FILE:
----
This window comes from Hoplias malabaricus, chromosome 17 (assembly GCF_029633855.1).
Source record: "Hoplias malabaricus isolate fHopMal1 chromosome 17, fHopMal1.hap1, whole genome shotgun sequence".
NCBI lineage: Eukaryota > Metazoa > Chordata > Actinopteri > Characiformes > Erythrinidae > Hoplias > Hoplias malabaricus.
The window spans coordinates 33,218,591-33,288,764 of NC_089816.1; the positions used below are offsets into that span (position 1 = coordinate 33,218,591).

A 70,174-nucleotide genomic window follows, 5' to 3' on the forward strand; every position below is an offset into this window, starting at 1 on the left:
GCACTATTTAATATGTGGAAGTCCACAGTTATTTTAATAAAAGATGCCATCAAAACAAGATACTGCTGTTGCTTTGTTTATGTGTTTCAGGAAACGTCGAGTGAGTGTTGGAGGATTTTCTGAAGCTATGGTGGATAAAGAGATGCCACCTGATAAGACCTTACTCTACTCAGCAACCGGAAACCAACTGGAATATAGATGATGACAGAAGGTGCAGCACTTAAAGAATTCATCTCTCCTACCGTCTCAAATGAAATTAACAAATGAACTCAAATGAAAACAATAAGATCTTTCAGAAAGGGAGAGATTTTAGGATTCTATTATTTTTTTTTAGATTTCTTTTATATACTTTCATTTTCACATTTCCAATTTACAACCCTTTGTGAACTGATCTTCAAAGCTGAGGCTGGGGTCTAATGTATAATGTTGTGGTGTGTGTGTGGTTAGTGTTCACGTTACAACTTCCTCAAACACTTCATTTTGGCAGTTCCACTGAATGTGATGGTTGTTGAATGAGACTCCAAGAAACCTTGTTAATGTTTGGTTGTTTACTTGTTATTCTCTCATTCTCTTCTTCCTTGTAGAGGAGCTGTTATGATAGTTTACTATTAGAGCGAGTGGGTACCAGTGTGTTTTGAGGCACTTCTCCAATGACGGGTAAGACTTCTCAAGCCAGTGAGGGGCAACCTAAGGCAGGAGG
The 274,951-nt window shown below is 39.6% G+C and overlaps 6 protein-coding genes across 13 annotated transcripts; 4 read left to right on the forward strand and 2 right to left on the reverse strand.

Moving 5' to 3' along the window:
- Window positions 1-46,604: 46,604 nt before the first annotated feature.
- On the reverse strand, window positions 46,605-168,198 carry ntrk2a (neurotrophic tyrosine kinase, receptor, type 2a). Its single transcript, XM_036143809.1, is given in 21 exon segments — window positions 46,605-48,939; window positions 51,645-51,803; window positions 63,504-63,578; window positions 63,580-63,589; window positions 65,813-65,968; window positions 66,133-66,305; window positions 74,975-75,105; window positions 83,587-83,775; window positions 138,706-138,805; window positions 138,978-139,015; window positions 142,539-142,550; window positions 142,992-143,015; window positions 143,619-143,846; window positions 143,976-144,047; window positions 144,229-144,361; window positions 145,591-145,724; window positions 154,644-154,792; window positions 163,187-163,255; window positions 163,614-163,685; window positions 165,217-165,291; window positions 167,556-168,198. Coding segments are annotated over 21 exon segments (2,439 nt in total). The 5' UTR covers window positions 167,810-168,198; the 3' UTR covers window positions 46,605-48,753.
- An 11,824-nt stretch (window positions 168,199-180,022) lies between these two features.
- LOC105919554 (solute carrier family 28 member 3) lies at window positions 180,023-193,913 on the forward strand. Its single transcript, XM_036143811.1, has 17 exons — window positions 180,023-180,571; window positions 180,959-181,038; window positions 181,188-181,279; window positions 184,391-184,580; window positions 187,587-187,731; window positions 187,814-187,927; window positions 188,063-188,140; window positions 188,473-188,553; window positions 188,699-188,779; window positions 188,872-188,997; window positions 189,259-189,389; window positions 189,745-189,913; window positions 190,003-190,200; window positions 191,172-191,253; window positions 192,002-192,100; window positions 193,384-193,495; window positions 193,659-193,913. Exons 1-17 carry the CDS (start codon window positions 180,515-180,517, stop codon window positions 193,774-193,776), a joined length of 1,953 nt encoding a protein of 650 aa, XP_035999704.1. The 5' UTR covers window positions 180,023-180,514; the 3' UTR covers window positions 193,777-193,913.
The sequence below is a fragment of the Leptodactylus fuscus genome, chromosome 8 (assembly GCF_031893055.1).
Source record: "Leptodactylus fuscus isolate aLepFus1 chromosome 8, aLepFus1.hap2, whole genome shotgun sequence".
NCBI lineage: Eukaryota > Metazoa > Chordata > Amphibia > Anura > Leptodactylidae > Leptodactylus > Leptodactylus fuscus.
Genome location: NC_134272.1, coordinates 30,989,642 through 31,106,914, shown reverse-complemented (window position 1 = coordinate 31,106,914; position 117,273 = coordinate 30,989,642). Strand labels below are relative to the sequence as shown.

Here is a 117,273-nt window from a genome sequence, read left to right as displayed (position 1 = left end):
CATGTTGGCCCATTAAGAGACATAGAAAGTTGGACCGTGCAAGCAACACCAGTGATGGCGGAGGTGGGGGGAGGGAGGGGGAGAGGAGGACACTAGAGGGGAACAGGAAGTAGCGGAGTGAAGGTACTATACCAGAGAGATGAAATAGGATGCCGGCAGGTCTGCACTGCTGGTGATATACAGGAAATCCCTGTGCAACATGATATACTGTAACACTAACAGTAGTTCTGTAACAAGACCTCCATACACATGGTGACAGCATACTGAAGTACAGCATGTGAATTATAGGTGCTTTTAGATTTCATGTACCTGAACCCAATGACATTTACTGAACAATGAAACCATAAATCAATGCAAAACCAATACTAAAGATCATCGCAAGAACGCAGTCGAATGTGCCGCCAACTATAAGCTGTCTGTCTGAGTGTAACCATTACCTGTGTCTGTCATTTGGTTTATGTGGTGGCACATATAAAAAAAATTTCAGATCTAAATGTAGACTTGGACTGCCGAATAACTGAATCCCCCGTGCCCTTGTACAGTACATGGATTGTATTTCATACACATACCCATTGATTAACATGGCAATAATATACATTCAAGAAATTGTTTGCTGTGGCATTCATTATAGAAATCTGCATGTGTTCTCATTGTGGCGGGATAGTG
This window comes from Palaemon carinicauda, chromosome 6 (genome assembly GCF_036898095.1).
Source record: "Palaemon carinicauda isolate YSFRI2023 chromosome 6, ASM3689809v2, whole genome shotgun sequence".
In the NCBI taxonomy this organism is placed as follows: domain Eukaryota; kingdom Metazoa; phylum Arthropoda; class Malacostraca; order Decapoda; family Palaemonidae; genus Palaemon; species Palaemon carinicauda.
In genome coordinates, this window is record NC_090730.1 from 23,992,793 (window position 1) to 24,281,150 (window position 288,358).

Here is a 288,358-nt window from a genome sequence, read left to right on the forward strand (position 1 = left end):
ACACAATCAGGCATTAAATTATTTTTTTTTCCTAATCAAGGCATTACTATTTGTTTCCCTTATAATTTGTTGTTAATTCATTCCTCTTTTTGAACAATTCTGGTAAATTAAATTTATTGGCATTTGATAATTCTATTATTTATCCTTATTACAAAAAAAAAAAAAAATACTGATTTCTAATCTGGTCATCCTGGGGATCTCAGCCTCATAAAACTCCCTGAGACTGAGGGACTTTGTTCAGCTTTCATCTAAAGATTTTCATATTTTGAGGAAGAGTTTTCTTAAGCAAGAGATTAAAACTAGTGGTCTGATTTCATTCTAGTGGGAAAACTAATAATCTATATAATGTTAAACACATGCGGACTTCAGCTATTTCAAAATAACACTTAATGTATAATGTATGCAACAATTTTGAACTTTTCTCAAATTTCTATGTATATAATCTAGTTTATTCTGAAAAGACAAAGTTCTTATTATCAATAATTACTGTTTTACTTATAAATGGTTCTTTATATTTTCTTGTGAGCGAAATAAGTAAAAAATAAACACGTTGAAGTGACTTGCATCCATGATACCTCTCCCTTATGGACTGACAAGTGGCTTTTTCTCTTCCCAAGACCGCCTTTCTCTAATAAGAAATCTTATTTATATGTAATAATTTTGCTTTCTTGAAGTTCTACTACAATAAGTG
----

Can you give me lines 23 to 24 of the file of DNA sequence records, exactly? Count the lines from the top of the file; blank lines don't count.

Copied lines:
Here is a 288,358-nt window from a genome sequence, read left to right on the forward strand (position 1 = left end):
ACACAATCAGGCATTAAATTATTTTTTTTTCCTAATCAAGGCATTACTATTTGTTTCCCTTATAATTTGTTGTTAATTCATTCCTCTTTTTGAACAATTCTGGTAAATTAAATTTATTGGCATTTGATAATTCTATTATTTATCCTTATTACAAAAAAAAAAAAAAATACTGATTTCTAATCTGGTCATCCTGGGGATCTCAGCCTCATAAAACTCCCTGAGACTGAGGGACTTTGTTCAGCTTTCATCTAAAGATTTTCATATTTTGAGGAAGAGTTTTCTTAAGCAAGAGATTAAAACTAGTGGTCTGATTTCATTCTAGTGGGAAAACTAATAATCTATATAATGTTAAACACATGCGGACTTCAGCTATTTCAAAATAACACTTAATGTATAATGTATGCAACAATTTTGAACTTTTCTCAAATTTCTATGTATATAATCTAGTTTATTCTGAAAAGACAAAGTTCTTATTATCAATAATTACTGTTTTACTTATAAATGGTTCTTTATATTTTCTTGTGAGCGAAATAAGTAAAAAATAAACACGTTGAAGTGACTTGCATCCATGATACCTCTCCCTTATGGACTGACAAGTGGCTTTTTCTCTTCCCAAGACCGCCTTTCTCTAATAAGAAATCTTATTTATATGTAATAATTTTGCTTTCTTGAAGTTCTACTACAATAAGTG